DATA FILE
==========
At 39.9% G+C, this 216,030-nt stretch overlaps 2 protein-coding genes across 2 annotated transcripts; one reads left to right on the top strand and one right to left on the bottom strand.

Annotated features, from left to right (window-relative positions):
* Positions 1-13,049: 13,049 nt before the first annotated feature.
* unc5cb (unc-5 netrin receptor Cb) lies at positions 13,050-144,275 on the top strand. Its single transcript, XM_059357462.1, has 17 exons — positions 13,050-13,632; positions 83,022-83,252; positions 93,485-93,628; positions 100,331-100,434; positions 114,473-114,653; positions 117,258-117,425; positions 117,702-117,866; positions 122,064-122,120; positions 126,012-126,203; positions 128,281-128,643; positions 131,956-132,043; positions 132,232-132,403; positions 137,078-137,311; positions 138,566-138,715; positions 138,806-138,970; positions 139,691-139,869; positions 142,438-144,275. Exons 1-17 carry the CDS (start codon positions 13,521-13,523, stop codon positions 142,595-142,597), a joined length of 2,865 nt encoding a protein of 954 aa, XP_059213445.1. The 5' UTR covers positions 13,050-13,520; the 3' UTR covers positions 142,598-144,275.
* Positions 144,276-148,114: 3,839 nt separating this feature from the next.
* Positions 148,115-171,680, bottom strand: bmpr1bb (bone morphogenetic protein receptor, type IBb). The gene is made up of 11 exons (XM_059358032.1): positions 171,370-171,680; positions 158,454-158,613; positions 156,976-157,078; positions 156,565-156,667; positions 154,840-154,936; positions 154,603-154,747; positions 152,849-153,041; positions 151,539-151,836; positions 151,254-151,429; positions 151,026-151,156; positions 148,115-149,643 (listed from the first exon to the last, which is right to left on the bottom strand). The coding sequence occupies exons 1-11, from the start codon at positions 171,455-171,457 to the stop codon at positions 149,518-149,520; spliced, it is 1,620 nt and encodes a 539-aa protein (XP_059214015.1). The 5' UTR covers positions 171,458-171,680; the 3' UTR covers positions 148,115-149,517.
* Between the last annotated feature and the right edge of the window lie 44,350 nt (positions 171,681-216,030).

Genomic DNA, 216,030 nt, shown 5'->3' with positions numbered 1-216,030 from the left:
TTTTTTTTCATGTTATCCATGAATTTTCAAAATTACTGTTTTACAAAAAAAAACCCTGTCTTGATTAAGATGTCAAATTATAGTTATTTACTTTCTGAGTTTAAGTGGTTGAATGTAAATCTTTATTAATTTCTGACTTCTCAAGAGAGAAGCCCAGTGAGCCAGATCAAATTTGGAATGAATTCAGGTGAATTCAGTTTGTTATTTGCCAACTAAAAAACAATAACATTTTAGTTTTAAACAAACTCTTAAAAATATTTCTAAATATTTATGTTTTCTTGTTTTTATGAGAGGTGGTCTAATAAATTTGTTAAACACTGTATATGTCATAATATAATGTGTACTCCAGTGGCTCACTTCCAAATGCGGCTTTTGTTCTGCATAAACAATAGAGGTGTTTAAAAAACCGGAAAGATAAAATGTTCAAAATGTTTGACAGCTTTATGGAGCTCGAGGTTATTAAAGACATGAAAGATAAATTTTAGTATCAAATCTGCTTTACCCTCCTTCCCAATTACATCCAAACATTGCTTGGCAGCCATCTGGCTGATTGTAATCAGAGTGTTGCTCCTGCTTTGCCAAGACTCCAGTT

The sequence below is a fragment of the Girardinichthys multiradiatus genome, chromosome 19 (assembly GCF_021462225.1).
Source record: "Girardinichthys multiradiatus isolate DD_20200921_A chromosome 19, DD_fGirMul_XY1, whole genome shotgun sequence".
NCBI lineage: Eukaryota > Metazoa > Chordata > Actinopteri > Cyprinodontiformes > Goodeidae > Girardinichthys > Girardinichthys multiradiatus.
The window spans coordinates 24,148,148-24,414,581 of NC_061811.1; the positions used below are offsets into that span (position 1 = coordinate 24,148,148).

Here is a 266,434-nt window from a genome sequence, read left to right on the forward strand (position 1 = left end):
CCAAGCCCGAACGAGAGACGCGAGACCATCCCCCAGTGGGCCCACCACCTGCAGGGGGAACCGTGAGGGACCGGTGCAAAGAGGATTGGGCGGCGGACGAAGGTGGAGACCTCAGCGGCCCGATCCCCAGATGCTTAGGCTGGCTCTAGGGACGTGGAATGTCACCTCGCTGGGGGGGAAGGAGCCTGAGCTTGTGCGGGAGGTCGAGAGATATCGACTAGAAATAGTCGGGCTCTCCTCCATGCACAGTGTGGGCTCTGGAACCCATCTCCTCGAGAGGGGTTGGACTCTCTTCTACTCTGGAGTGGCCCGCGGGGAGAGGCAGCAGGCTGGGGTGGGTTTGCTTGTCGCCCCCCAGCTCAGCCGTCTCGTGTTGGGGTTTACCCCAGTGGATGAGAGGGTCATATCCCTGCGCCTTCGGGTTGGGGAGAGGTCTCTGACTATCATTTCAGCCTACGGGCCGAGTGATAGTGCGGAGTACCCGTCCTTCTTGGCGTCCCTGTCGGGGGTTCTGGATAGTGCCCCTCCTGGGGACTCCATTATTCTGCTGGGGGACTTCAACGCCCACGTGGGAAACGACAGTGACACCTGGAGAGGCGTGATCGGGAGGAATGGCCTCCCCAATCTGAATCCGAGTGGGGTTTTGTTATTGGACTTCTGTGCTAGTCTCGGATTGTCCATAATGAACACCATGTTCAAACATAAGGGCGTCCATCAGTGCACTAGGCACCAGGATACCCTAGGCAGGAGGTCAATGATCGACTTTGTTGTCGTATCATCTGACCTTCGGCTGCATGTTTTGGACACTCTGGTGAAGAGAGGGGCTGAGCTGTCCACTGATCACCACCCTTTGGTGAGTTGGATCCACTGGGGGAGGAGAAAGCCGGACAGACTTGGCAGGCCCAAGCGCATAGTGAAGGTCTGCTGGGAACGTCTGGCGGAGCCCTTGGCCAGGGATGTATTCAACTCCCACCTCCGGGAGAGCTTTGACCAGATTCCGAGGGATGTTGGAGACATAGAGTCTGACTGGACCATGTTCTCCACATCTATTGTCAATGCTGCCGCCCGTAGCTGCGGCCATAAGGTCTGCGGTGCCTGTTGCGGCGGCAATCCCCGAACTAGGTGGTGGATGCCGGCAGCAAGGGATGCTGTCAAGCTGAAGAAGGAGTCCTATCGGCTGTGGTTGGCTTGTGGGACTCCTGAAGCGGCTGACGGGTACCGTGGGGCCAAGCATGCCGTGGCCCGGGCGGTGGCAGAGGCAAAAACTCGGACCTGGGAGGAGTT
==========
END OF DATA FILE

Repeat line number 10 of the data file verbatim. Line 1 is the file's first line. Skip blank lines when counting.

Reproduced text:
The sequence below is a fragment of the Girardinichthys multiradiatus genome, chromosome 19 (assembly GCF_021462225.1).